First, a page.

Formats of Photographs

Format and size are possibly the most crucial factors in the affective impact of photographs in the gallery space. They mediate these ’affects’, the immediacy of the photograph and the ease by which it is apprehended by museum visitors. As such formats are key sites of what Corinne Kratz has termed “rhetorical repertoires.” [i] These repertoires themselves shift with both technological changes in photographic reproduction and in relation to developments exhibition techniques, themselves often integrally linked to epistemological changes.

The reproducibility of photographs and their ambiguous status as objects in museums has subjected them to forms of manipulation not used on other classes of museum object. While there is often a need to use reproductions of photographs because of conservation requirements, the often casual reformatting and remediation of photographs often leads to the loss of integrity of the photographic object as an historical statement, whether a piece of photojournalism or a domestic photograph. Repurposing and remediation of photographs work together to create meaning in the gallery, but this is often at the expense of the historicity of the photographs themselves. Reproduction and manipulation, remediation and repurposing, are, of course, intrinsic to photography as a medium.  At one level these processes are part of  photography’s social purpose and thus are not problematic in and of themselves. What becomes more problematic is the way in which photographs are asked to play a didactic role in an historical or cultural narrative, but are then subject to these processes of purposeful format change to make them fulfill specific functions within in the museums. For instance acts of repurposing often creating deceptive similarities of format and size. Yet these acts of remedition on the part of curators and designers are seldom noted. The museum visitor is not told anything about the status of the photographic object at which they are looking. However more recent displays at Pitt Rivers Museum for instance have included this kind of information, captions such as: “Reproduced from an albumen print, c.1880….”, “a detail from a photograph taken in 1914 by….” . The status of the image being used in the gallery and its relationship to an historical object, so important in a colonial context, is made clear to the viewer.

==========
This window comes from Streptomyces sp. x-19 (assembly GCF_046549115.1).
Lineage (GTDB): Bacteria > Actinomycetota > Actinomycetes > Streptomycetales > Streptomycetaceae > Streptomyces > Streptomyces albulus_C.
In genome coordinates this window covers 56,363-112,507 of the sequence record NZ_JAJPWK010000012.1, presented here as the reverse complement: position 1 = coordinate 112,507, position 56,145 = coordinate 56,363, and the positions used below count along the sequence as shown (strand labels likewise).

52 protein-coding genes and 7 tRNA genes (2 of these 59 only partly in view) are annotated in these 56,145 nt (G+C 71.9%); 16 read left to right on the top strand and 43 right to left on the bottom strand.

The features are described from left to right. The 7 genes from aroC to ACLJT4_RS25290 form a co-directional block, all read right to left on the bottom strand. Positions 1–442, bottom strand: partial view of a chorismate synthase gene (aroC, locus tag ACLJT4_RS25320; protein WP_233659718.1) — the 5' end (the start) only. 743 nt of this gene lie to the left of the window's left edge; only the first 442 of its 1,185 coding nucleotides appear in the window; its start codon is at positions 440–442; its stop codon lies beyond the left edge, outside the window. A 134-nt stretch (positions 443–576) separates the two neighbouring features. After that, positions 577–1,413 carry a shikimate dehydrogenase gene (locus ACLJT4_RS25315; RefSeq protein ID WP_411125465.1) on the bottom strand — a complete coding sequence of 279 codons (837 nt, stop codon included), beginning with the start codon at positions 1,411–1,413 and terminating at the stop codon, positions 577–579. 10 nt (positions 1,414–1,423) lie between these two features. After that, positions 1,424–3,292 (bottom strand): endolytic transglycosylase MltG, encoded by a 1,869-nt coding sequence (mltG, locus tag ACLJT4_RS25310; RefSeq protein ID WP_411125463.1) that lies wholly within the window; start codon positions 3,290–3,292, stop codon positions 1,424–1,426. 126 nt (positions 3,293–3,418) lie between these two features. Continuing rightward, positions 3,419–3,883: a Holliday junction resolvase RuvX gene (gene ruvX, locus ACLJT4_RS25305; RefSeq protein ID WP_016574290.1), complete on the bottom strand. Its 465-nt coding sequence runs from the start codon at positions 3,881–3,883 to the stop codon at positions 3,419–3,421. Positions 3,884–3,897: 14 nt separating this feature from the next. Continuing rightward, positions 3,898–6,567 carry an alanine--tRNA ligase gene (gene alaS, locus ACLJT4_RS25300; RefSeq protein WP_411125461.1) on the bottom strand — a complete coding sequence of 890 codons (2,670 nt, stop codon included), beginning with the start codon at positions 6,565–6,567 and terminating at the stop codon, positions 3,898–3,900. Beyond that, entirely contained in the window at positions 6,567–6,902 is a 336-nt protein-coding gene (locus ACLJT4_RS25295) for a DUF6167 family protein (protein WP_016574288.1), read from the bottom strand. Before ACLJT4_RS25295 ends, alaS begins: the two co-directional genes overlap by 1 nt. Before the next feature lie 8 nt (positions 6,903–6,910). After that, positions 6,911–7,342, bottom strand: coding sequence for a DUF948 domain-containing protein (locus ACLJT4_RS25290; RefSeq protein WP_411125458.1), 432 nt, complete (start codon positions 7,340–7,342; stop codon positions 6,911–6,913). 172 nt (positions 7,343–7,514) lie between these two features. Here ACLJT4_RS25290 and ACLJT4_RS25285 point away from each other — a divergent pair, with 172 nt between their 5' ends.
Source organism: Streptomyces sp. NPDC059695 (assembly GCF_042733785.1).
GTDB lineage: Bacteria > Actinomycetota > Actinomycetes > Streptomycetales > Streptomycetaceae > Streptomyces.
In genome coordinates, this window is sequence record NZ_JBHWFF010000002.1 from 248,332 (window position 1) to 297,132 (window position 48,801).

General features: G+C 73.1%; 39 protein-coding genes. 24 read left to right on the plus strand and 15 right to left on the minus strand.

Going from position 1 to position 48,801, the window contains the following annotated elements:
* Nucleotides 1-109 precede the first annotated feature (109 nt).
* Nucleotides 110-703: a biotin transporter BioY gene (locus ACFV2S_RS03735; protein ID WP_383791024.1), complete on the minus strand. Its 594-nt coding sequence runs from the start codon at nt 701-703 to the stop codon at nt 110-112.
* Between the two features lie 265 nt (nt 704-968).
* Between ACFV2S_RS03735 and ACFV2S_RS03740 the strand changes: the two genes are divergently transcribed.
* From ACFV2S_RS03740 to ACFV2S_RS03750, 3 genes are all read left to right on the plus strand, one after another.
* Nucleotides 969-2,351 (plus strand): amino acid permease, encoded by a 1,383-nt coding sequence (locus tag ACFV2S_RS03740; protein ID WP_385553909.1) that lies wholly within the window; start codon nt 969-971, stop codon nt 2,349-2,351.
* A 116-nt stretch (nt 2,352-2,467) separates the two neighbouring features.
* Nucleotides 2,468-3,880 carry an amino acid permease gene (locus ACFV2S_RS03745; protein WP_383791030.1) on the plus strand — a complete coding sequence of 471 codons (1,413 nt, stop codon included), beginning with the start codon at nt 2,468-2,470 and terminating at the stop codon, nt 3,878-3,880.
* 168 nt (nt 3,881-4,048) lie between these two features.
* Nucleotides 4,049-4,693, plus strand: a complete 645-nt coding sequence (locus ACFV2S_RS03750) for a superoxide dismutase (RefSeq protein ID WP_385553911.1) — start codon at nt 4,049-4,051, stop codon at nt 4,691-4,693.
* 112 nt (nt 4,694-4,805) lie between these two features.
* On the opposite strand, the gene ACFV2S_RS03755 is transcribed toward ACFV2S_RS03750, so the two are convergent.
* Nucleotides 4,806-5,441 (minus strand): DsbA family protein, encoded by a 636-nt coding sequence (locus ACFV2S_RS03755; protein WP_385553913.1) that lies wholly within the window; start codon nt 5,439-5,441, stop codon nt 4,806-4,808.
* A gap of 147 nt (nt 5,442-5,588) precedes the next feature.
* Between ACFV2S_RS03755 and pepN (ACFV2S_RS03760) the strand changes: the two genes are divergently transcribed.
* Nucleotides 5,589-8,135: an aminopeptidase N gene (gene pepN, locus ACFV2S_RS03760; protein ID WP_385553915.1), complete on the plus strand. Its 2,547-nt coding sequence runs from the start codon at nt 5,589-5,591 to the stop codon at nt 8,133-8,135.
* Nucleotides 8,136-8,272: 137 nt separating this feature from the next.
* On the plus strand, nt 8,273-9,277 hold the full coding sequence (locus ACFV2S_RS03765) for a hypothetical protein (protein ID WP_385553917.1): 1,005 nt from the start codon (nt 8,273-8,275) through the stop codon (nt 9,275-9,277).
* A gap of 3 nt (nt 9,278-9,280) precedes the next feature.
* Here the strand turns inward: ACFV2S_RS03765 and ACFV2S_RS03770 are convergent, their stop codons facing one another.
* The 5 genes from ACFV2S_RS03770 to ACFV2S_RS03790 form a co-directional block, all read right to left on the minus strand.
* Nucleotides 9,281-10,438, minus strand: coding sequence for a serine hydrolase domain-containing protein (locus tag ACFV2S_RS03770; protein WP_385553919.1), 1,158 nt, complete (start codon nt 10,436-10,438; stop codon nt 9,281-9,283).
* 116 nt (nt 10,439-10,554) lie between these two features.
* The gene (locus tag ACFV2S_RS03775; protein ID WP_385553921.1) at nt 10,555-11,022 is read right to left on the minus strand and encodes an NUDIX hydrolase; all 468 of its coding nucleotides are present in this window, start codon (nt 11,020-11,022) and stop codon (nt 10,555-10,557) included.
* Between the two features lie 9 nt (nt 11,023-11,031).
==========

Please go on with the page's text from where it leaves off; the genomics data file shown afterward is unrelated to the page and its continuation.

Enlargement is a common practice. First it enhances legibility in the museum space, but it also determines the visitor engagement with the image. Enlargements of the kind used in photographic murals create an affective tone for the exhibition and position the body of the viewer in specific ways in relation to the image. Depending on content, they enhance the drama of a narrative or they contain and naturalise it. Photographic murals are also often bled to the edge of the image and the edge of the space it occupies, in ways that underplay the fragmentary nature of the photographic image. An example is in the South East Asia galleries of the Tropenmuseum where unidentified and undated black and white photographs of dances and rituals are enlarged to wall size in order create a cultural ambiance for the objects of display while at the same time suggesting an undifferentiated ‘past time’. Another example of the use of photographic murals in the in The Cultural History Museum in Oslo. It this case the photographic murals emerged as part of the shift to displays of cultural groups, introduced in the 1960s and 1970s, that in effect acted as ‘ethnographic monographs’. In this process objects were moved out of the showcases and instead displayed as large tableau where photographic murals created the background and context for these displays.

Size is also often related to cropping which effectively reformats the photograph. Sometimes this is to focus attention, or to transform images from one visual rhetoric to another. For instance in the Imperial War Museum’s ’From War to Windrush’ exhibition, a wide range of photographs – family photographs, identity photographs, service photographs, were cropped to render them in the form of the genre of military portrait to produce a equivalence of meaning.  The remediated and cropped images were also displayed in the gallery backlit.  Light therefore becomes a major factor in their apprehension, shaping the viewer’s response.

Sometimes cropping is used to make an image ‘acceptable’. For instance at the Indies Centre of Remembrance Museum, Bronbeek, a well-known photograph of a massacre site in the Aceh war as been cropped to remove the piles of bodies, creating a relatively benign photograph of troops.  Only the eagle eyed, or those familiar with the original image, will see a body poking into the bottom of the frame at the very bottom of the case, obscured by other objects. While there are ethical arguments for such a cropping in that particular case, it does show how cropping radically changes the meaning of a photograph and its performance in the gallery.

However it would appear that often cropping happens entirely for design reasons. As one Dutch curator commented “why is it designers think they can take a perfectly good historical object and change its meaning to suit themselves.” In the Wellcome Gallery of the British Museum, a photograph of a group of women from New Guinea is shown small in its entirety, supporting other classes of objects, and then cropped parts of the photographs dispersed through the rest of the case in order to ‘people’ it. In the course of our research we saw images that had been cropped, reversed, coloured and uncoloured to create affect in displays.